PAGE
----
National Speech and Debate Tournament

From Wikipedia, the free encyclopedia
Jump to: navigation, search

The National Speech and Debate Tournament is a week-long high school championship forensics competition hosted by the National Speech and Debate Association. It is held annually in early June, and is hosted in a different part of the United States every year, although it tends to be hosted in cities that are amenable to the large influx of students and coaches, and have reasonably-priced accommodations.

Also called "Nationals" by many forensic competitors, the National Tournament involves competition between competitors across the United States; thousands of competitors from across the country attend each year. The 2009 tournament was held in Birmingham, Alabama. The 2010 tournament took place in Kansas City, Missouri and was again held there in 2014. The 2011 tournament took place in Dallas, Texas. A list of all the participants in the latest tournament (as well as several past tournaments), including the unofficial results, is available.

Qualifying at the District Level[edit]

Competitors qualify to the National Tournament by placing in the top spots at District Tournaments. The number of competitors in each event in each district determines the number of competitors that will qualify to the National Tournament from that event. For example, smaller districts of 200 competitors may only be able to send the top one or two teams from each event, while larger districts may be able to send up to four. Those who qualify at the district level then move on to participate in the National Tournament.

In most districts, there are two qualifying tournaments. For example, some districts may opt to split the qualifying competition for Student Congress from the remaining events, or hold separate tournaments for Individual Events and Debate. Additionally, some districts allow competitors to "double enter". This means that rather than entering in a single event at a district qualifying competition, a competitor enters in two events. A competitor competing in multiple events must sign a letter of intent beforehand, stating which event they choose to go in if they qualify for nationals in both events. If they register in a team event, that event takes precedence over an individual event.

Competition at the National Tournament[edit]

After a competitor gets eliminated from a qualifying event, they may move on to a supplemental event. If the competitor is eliminated later in the competition in a qualifying event, or is eliminated from all of their supplemental events, they may compete in a consolation event. A competitor may register to compete in two supplemental events and one consolation event, but these registrations must be filed by the coach before the tournament begins.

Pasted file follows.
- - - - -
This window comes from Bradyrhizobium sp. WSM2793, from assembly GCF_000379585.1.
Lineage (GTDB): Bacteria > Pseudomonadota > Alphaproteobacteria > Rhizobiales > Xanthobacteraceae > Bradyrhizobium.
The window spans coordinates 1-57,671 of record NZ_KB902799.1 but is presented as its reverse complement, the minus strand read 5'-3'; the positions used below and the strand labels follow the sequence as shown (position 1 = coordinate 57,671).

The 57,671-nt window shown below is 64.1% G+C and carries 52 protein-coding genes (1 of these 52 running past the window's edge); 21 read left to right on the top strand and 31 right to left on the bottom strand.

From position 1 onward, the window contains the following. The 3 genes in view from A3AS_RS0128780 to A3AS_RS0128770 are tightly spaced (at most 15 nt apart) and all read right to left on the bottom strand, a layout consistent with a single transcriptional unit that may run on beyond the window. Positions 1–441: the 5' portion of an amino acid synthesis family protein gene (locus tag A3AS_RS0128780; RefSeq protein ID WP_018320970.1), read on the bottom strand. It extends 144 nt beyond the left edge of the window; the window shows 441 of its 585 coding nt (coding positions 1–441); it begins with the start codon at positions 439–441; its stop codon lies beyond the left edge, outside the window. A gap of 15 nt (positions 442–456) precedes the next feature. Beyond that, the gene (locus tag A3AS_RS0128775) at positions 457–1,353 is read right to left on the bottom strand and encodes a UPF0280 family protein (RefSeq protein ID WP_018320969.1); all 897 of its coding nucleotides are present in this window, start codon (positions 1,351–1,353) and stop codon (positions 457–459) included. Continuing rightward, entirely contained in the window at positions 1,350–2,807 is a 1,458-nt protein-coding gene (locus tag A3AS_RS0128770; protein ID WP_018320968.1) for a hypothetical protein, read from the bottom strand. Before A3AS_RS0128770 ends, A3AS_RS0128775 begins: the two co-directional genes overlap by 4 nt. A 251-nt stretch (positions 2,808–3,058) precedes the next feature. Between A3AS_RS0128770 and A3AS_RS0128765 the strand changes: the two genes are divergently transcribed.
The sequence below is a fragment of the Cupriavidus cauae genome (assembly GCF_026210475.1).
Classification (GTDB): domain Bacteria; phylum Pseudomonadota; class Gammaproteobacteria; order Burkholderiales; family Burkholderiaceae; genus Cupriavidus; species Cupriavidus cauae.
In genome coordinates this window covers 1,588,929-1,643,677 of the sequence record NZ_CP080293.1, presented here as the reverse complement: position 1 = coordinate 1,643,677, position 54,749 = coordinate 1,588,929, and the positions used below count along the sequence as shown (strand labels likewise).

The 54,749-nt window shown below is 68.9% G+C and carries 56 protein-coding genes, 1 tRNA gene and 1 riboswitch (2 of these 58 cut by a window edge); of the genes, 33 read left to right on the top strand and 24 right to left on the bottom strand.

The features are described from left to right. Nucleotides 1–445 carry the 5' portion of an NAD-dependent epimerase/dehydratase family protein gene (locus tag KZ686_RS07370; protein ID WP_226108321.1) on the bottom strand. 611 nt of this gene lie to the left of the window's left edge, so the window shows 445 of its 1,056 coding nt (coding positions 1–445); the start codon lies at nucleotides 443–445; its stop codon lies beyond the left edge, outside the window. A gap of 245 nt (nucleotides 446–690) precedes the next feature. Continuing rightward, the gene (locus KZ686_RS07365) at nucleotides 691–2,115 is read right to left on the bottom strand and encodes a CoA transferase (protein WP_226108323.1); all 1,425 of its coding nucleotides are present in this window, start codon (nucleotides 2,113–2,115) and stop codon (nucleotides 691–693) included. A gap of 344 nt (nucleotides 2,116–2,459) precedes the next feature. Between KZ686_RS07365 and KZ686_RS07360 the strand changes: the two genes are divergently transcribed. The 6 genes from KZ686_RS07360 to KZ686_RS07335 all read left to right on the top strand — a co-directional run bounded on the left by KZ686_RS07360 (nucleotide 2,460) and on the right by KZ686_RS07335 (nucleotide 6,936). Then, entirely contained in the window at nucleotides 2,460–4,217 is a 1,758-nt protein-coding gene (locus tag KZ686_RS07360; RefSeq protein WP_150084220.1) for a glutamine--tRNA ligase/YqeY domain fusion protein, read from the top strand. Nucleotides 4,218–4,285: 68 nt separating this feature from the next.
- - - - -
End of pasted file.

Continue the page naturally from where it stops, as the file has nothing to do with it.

Tournament Events[edit]

Qualifying Events[edit]

Supplemental Events[edit]

Consolation Events[edit]

Past NFL National Champions in Lincoln–Douglas Debate[edit]

1980 – Mary Ambrose, Omaha Marion HS, Nebraska

1981 – Oscar Cantu, San Antonio-Churchill, Texas

1982 – Melissa Obegi, The Marlborough School, California

1983 – James Kincaid, Jr., Tulsa-Washington HS, Oklahoma

1984 – David Yalof, Bronx HS of Science, New York

1985 – Patrick Bannon, Regis HS, New York

1986 – John Wertheim, St. Michael's HS, New Mexico

1987 – Bailey Irwin, West Charlotte HS, North Carolina

1988 – Anoop Mishra, Homewood HS, Alabama

1989 – Bob Berry, Battle Ground Academy, Tennessee

1990 – Shalini Ramanathan, Newman Smith HS, Texas

1991 – Thomas Marlowe, Chesterton HS, Indiana

1992 – Jay Steed, Providence HS, North Carolina

1993 – Matthew Whitley, San Angelo Central HS, Texas

1994 – Claire Carman, Vestavia Hills HS, Alabama

1995 – Justin Osofsky, Isidore Newman School, Louisiana

1996 – Dan Vukelich, Benile-St. Margaret's HS, Minnesota

1997 – Marc Wallenstein, Greenhill School, Texas

1998 – Allison Pickett, Vestavia Hills HS, Alabama

1999 – Stephen Davis, Des Moines-Roosevelt HS, Iowa

2000 – Adam Preiss, Monte Vista HS, California

2001 – Maya Babu, Eagan HS, Minnesota

2002 – Oscar Shine, El Cerrito HS, California

2003 – Adam Chilton, Mountain View HS, Arizona

2004 – Jed W. Glickstein, Edina HS, Minnesota

2005 – Tara Tedrow, Celebration School, Florida

2006 – Douglas Jeffers, Dulles HS, Texas

2007 – Taarini Vohra, Hockaday School, Texas

2008 – Todd Liipfert, Strake Jesuit College Preparatory, Texas

2009 – Shivani Vohra, Hockaday School, Texas

2010 – Benjamin Sprung-Keyser, Harvard-Westlake School, California

2011 – Josh Roberts, Northland Christian School, Texas

2012 – Gabe Bronshteyn, Monte Vista HS, California

2013 – Laith Shakir, Leland HS, California

External links[edit]